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The Other News From England.

21 December 1998

Friday Woodworkers.

These articles were written in 1988, and were my first attempt at writing. Some people when shown these fell about laughing, some smiled faintly - and some yawned.

I thought I was going to write a technical book, but it soon became apparent that I was much more interested in the people than the technology - and that is the main reason there are no drawings - although it might be rather good to do a couple of caricatures sometime.

Index of Friday Woodorker articles (and a means of access).

Progress is slow but we`re still moving on.

We are still redesigning The Other News From England. At last there are a few drawings (see below), and work has begun on putting together old articles form the early nineties. It will be somewhat sparse for some time yet

There is at least one new article this week, and articles on many subjects in earlier issues (which can be seen by clicking below).

Index of earlier issues.

Gabriele Gad on alternative therapy.

(I believe she is planning to continue soon.)

Cartoons and drawings.


New drawing this week.

I am working to make the sheet music accessible (some people have complained!) next.

The problem has been largely to do with file types.

drawings click here.

music click here. Only one file - Pavanne - is working, but it`s a start

Ecology and environment 1.

Junk mail has been a problem for a long time now - not just because it is a nuisance that we could all do without, but also because it is ecologically very unsound and economically unnecessary. It is thoroughly wasteful of resources.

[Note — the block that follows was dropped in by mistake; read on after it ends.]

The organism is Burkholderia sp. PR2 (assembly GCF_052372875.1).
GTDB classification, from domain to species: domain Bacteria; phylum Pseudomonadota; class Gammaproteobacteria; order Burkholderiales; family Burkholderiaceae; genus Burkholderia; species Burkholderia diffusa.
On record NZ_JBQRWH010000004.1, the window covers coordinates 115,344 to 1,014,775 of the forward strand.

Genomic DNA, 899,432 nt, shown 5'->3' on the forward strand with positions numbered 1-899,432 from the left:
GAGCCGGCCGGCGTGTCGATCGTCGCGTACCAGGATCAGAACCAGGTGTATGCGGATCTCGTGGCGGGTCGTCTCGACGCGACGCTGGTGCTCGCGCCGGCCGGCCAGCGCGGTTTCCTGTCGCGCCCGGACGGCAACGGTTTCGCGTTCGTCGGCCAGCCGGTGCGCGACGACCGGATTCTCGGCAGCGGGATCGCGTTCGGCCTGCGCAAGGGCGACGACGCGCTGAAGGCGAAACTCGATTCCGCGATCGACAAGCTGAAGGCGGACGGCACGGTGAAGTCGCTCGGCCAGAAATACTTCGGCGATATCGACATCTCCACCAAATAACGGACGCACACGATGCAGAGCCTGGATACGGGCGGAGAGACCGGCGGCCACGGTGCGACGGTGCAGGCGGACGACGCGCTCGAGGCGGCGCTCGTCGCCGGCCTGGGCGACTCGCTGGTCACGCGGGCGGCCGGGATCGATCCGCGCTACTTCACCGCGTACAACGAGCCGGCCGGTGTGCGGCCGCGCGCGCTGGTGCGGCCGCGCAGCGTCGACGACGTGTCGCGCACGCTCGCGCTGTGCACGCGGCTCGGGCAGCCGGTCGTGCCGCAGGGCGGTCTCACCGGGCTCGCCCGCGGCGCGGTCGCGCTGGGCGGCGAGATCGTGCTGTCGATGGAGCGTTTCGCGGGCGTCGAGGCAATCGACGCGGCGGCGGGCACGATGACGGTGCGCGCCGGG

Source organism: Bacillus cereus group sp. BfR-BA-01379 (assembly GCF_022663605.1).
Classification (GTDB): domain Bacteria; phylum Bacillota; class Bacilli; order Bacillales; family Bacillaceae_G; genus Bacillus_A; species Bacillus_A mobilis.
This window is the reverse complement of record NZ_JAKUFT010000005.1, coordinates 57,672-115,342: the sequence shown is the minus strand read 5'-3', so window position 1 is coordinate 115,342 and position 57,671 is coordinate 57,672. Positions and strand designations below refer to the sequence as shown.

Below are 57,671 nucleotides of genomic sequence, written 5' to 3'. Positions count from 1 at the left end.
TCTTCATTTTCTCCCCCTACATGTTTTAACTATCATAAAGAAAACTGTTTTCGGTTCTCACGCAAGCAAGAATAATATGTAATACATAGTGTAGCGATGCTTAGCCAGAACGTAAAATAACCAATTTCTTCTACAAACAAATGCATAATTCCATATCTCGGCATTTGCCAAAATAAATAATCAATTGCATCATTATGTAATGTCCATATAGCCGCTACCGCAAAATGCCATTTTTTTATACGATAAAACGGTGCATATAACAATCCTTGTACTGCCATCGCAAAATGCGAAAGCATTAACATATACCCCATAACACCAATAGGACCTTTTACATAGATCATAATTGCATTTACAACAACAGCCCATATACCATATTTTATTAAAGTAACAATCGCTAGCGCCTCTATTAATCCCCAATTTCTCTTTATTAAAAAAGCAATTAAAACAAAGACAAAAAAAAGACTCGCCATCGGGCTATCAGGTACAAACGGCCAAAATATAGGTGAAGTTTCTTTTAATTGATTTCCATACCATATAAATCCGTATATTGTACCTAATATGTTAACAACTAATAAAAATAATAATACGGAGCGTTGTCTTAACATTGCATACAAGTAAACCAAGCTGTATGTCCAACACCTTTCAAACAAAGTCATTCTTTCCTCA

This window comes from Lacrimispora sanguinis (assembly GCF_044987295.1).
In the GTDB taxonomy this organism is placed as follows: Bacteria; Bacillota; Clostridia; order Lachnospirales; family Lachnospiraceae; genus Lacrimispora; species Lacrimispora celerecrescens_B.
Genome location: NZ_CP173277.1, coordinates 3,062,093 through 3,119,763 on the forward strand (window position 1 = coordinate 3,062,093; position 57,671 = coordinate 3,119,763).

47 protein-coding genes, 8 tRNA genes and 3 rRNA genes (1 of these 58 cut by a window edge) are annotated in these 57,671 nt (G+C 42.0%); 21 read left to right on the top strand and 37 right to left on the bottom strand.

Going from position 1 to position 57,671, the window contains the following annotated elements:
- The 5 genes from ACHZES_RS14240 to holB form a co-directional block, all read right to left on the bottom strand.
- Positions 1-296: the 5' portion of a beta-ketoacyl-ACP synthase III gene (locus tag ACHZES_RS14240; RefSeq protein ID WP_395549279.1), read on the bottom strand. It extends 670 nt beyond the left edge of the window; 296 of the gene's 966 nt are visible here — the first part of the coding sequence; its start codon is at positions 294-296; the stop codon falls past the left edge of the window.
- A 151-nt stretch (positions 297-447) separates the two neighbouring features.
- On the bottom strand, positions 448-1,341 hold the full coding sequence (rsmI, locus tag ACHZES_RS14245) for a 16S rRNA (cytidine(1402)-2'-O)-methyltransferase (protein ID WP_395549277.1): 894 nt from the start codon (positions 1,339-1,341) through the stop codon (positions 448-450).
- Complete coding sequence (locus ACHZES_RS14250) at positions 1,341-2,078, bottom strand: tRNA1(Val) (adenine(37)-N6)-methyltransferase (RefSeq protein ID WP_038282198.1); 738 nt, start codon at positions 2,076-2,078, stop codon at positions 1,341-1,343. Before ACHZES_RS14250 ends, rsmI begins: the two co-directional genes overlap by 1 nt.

Laws have been developed in England that allow the recipients of junk mail to waste a lot of time, paper and expense telling various agencies that they do not wish to receive it, but new ones keep cropping up, and now the large monopolies (they call them utilities to hide the fact that they are monopolies) have taken to sending junk mail along with their quarterly accounts, which is totally unacceptable, and is probably done in an attempt to get round the legal requirements.

As far as I know, it is illegal for anybody to keep any details of you on a computer if you do not wish them to do so. This would seem to be the solution, but I rather think they would retaliate by telling you that they could not supply you with electricity (or whatever) if you so requested. Thus, they keep on junk mailing you when others might show a little restraint. But they`re still a nuisance.

Bearing this all in mind, when British Telecom sent me the quarterly bill with some junk mail inserted telling me how much more I could save (what a lot of old bollocks - I was spending all the time, and anyway they must have been overcharging before if they are able to be cheaper now) I sent it back to them in an envelope with no stamp, asking them not to send me any junk mail. If they persist and send more, I will send them a bundle of other paper junk, with a note in the middle asking them to stop sending me junk mail - and if this doesn`t work I will send them a parcel with no stamp.